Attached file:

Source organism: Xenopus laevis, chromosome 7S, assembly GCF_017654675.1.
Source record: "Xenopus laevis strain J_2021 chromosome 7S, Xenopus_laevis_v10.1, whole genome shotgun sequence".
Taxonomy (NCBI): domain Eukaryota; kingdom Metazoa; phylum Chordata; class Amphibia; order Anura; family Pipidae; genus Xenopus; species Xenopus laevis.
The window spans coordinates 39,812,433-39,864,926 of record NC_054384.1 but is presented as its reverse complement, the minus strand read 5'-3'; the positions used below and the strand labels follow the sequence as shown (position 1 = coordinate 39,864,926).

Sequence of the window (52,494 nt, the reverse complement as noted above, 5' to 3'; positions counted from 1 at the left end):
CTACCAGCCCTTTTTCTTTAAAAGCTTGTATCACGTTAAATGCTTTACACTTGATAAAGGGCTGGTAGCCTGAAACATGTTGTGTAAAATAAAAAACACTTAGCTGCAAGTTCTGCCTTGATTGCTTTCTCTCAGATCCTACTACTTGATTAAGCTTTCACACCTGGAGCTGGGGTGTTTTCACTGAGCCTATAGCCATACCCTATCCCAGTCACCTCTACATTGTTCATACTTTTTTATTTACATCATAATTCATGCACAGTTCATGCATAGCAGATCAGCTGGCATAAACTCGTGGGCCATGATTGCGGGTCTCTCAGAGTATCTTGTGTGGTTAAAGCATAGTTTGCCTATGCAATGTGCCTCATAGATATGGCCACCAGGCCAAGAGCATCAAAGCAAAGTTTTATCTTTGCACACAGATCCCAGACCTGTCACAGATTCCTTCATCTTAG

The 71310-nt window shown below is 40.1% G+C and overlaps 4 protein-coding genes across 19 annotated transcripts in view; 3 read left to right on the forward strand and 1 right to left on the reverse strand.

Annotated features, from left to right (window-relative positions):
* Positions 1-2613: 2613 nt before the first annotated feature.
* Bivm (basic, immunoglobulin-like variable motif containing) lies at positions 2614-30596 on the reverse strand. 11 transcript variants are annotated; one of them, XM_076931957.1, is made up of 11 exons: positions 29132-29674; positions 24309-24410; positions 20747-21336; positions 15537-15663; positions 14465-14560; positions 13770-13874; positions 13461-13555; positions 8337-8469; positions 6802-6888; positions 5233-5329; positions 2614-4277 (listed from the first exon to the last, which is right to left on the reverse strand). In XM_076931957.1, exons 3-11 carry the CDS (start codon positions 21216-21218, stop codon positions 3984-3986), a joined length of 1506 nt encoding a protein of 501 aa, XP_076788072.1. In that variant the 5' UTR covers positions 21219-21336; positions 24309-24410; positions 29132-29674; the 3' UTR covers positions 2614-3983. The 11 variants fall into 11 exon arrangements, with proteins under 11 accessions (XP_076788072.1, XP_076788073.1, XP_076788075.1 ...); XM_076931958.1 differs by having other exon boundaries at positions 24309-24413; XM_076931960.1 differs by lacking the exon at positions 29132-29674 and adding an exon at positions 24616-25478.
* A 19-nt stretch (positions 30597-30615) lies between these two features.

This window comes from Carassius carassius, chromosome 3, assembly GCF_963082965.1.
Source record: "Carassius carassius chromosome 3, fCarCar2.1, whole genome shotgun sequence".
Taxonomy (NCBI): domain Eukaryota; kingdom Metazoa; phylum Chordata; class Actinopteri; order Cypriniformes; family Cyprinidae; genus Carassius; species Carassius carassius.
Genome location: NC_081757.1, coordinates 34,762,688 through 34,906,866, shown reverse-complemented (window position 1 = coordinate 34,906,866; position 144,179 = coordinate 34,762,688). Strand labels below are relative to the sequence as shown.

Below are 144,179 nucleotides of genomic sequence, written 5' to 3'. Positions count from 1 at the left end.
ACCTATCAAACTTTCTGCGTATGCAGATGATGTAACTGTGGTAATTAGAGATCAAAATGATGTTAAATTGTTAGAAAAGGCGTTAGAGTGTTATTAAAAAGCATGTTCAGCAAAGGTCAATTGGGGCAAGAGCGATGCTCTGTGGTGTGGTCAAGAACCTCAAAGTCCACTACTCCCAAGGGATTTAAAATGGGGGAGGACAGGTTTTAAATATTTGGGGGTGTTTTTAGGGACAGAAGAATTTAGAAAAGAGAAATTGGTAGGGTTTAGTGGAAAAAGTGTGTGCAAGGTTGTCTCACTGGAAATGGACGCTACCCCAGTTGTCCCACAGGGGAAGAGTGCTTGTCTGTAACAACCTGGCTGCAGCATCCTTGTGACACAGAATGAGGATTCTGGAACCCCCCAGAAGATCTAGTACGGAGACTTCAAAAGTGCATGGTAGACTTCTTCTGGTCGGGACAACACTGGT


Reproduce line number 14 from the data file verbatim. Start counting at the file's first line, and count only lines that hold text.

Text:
Taxonomy (NCBI): domain Eukaryota; kingdom Metazoa; phylum Chordata; class Actinopteri; order Cypriniformes; family Cyprinidae; genus Carassius; species Carassius carassius.